Sefer Devarim is known in Midrashim as “Mishneh Torah,” “the second Torah.” This could be interpreted to mean a repetition of the Torah; in fact, many topics dealt with in Sefer Devarim appear elsewhere in the Torah as well. However, the Sefer HaChinuch counts 200 new Mitzvot in Sefer Devarim. This week’s Parashah, Ki Teitzai, contains 74 new Mitzvot, more than any other Parashah; this week also concludes a period of three consecutive Shabbatot on which we read more than a quarter of the new Mitzvot in the Torah. How can we call this Sefer a “repetition?”
To answer this question, Abarbanel quotes the Pasuk that introduces Sefer Devarim (Devarim 1:5), “Ho’il Moshe Bei’eir Et HaTorah HaZot,” “Moshe began clarifying this Torah.” He explains that “Mishneh Torah” means that Sefer Devarim is an explanation and clarification of the first four Sefarim. Rather than being an exact repetition, Sefer Devarim presents the general ideas of the first four Sefarim from a different angle. Rav Shlomo Aviner, in his Sefer Tal Chermon, takes this idea one step further and explains that this different angle is the perspective of Eretz Yisrael. Sefer Devarim contains Mitzvot that apply to Bnei Yisrael as a nation living in Eretz Yisrael. This is why the topic of war is a central topic in last week’s and this week’s Parshiyot. War is an aspect of Jewish life that frequently occurs in Eretz Yisrael, while when Jewish presence in Eretz Yisrael is lacking Jews do not deal with wars. We have witnessed this in the sixty years since the formation of the modern Jewish State, in which a war has occurred almost every decade.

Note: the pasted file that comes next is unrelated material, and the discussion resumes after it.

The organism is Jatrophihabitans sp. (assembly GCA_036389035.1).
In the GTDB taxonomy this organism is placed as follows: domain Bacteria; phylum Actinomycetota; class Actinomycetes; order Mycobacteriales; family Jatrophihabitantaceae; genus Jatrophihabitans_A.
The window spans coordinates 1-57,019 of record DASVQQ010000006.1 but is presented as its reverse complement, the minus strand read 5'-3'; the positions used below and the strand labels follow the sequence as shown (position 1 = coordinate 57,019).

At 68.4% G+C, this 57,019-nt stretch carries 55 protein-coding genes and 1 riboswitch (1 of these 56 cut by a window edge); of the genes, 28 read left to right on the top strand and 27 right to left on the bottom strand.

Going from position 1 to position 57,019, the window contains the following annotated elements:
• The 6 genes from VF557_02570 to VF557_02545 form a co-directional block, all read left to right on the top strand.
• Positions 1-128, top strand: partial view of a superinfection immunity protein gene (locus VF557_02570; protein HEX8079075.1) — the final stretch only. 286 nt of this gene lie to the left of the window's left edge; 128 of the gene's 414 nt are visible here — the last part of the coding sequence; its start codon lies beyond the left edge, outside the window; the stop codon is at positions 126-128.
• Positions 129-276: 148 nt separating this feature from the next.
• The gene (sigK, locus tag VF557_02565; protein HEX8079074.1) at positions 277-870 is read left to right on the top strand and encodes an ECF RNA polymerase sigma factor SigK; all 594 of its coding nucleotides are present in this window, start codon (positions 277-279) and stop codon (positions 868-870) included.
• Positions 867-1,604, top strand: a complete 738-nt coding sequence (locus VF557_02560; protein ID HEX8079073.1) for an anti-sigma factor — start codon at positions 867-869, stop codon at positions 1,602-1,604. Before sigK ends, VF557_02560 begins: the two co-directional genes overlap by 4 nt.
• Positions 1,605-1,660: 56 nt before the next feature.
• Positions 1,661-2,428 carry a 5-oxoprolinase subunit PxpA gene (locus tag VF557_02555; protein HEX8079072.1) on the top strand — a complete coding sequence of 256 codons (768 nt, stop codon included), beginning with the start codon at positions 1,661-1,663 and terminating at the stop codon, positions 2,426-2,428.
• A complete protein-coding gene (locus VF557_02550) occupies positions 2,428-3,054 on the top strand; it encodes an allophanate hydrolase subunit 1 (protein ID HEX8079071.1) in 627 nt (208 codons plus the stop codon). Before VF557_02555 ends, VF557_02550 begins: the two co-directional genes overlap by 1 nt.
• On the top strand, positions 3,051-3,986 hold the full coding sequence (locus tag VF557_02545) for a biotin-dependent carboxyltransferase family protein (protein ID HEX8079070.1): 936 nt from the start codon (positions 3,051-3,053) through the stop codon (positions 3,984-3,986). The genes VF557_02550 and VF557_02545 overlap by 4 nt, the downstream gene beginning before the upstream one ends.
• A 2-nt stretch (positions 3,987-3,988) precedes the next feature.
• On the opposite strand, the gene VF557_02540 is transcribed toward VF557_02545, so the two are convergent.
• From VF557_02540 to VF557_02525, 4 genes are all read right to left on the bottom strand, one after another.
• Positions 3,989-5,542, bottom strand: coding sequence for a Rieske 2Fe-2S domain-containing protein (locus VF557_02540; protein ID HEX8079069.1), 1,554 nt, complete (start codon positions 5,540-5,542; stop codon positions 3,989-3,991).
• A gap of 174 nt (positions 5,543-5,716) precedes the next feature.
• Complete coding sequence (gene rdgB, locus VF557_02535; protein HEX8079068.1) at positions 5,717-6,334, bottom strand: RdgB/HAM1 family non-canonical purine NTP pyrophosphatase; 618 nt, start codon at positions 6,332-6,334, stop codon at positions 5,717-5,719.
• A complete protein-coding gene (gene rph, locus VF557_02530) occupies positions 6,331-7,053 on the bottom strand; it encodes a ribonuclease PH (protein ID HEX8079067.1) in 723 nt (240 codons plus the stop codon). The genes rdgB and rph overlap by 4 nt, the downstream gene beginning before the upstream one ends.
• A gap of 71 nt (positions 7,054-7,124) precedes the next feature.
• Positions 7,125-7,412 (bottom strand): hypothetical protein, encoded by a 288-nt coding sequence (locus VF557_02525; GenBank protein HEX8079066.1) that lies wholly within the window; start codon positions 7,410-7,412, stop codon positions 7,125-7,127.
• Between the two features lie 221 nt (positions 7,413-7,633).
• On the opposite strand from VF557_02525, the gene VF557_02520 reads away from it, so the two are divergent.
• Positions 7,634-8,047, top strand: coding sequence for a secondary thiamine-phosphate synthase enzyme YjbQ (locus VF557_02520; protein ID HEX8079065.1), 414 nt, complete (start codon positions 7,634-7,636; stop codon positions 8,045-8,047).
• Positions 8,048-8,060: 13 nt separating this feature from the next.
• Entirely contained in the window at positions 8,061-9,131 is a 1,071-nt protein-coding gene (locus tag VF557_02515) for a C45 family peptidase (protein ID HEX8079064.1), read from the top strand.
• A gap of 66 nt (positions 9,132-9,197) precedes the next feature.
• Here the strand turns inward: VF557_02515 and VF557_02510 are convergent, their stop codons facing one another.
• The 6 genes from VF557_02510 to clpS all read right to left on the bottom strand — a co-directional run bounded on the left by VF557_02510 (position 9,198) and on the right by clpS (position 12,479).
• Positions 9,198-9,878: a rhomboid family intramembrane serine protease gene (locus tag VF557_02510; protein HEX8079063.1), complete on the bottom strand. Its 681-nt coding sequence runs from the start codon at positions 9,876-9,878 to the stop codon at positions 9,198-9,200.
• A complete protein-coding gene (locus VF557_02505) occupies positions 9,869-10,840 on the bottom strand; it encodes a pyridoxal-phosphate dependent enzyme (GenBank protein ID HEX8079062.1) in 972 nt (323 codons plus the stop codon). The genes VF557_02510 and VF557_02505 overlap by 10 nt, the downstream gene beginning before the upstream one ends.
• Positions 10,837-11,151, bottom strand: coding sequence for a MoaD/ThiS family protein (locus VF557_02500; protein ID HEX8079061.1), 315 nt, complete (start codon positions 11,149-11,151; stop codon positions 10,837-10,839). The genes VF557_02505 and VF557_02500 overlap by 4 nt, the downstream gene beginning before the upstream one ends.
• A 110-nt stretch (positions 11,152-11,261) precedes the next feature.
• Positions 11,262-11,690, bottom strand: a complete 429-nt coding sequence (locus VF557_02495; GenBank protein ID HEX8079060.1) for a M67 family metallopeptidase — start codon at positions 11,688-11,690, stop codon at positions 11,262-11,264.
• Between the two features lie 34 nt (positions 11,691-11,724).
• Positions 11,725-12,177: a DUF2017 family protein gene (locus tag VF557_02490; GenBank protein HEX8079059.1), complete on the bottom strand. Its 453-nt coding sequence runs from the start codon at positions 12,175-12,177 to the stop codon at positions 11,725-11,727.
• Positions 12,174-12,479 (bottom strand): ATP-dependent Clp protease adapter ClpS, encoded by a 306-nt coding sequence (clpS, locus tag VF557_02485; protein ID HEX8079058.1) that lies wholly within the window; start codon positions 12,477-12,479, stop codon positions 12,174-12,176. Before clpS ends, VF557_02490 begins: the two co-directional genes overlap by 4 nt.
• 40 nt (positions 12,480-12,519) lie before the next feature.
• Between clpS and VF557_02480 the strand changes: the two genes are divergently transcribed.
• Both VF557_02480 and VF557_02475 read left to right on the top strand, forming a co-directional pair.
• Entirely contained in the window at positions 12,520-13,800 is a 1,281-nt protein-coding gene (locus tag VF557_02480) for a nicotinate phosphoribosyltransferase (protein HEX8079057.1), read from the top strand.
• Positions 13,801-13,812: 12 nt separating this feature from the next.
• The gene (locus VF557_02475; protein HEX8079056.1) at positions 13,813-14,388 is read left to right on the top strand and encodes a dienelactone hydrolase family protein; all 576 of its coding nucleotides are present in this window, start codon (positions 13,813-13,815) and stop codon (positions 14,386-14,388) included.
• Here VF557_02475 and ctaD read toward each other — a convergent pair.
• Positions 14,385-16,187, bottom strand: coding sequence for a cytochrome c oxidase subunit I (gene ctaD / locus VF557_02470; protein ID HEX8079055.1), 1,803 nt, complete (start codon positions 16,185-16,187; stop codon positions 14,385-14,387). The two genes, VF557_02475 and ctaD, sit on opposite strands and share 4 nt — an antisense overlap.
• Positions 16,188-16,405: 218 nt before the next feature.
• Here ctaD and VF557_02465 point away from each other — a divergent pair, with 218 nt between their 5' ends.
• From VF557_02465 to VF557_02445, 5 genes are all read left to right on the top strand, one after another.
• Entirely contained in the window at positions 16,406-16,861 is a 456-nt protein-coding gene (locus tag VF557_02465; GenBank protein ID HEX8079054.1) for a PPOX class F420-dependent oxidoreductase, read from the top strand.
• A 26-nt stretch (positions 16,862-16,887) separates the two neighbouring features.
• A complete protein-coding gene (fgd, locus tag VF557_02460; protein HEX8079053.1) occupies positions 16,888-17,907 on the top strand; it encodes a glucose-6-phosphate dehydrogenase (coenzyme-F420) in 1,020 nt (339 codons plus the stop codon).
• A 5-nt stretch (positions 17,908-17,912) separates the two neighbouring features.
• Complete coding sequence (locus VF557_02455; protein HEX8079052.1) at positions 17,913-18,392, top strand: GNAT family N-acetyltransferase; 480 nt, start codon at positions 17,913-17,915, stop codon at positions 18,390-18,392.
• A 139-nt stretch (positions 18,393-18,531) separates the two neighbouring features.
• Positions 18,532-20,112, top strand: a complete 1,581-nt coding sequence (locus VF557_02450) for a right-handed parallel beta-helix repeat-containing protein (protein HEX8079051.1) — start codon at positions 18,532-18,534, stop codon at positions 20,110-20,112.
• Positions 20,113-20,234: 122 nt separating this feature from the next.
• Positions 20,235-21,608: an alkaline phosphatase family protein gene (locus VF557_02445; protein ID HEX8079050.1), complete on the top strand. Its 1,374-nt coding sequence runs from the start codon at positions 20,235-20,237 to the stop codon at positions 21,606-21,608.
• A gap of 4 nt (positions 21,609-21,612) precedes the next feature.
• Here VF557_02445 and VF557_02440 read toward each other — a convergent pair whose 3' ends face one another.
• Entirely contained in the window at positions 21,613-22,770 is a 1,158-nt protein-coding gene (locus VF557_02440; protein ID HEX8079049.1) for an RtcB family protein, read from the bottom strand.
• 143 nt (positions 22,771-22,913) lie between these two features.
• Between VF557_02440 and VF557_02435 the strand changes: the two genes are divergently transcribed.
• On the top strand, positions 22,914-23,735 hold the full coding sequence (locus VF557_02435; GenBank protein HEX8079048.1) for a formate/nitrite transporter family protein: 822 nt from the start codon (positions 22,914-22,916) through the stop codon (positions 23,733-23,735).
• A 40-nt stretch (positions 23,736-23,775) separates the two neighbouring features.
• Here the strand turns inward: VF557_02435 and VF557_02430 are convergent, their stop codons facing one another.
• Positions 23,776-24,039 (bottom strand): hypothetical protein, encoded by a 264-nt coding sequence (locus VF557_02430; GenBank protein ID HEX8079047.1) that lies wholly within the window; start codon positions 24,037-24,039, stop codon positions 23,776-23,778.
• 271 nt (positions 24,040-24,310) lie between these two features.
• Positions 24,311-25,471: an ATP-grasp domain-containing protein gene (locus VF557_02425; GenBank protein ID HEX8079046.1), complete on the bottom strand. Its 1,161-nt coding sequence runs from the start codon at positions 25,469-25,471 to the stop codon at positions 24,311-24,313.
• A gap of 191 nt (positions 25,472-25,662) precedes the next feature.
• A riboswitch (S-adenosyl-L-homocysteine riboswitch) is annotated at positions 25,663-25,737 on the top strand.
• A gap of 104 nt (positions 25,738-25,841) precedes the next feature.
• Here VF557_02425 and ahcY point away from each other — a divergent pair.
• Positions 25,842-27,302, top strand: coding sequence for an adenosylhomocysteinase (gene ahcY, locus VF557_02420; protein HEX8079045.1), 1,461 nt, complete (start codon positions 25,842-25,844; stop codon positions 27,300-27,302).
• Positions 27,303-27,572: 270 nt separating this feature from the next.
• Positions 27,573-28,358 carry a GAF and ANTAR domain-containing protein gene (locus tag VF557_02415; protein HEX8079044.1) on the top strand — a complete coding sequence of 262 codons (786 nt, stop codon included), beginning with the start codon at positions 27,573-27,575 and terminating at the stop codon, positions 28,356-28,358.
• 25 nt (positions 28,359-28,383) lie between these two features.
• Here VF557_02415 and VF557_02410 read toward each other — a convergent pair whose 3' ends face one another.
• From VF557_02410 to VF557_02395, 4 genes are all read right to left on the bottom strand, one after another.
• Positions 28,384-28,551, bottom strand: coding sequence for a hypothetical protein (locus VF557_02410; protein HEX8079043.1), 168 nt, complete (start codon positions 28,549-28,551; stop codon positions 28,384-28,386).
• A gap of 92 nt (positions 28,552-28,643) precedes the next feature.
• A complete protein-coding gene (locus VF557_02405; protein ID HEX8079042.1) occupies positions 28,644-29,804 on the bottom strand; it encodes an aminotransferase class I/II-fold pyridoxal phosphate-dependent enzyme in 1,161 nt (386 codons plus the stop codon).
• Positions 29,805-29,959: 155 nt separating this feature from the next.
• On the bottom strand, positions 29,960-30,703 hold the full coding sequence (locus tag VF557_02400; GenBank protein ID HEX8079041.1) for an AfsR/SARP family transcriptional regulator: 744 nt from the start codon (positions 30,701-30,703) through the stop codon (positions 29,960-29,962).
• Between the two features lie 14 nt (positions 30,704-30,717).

Rav Aviner supports his contention from the origin of the term “Mishneh Torah,” the commandment to a Jewish king (Devarim 17:18), “VeChatav Lo Et Mishneih HaTorah HaZot Al Sefer,” “He shall write for himself two copies of this Torah in a scroll.” Rav Aviner points out that the requirement to write a second Torah, in addition to the Torah every Jew is commanded to write, is given only to a king as the leader of the Jewish nation in Eretz Yisrael. While containing the same words, the second Torah occupies a different scroll as it is a Torah not from the Galut (exile) angle, but from the Eretz Yisrael angle of Sefer Devarim. Indeed, Sifri writes that though the king’s Mishneh Torah contained all five Chumashim, the words of the Pasuk refer only to Sefer Devarim, which is called “Mishneh Torah”; one possible reason Devarim is singled out is because it is read at Hakheil. The fact that it is read at the national gathering shows the national, as opposed to individual, significance of both Sefer Devarim and the king’s Mishneh Torah.
During the past sixty years, the Jewish nation has begun fulfilling the multitude of Mitzvot recorded in Parashat Ki Teitzei and the rest of Sefer Devarim, as opposed to focusing on the other four Chumashim. The Jewish state has given us an opportunity not only to perform Mitzvot HaTeluyot BaAretz, but also to enhance our performance of other Mitzvot as well. However, the Jewish state still has a long way to go, with the noted absence of a Melech (Jewish King), the Beit HaMikdash, and perhaps most importantly, all the Jews returning to Eretz Yisrael. May we be Zocheh to soon witness the completion of all the facets of the Jewish nation and the fulfillment of all the Mitzvot found in Sefer Devarim.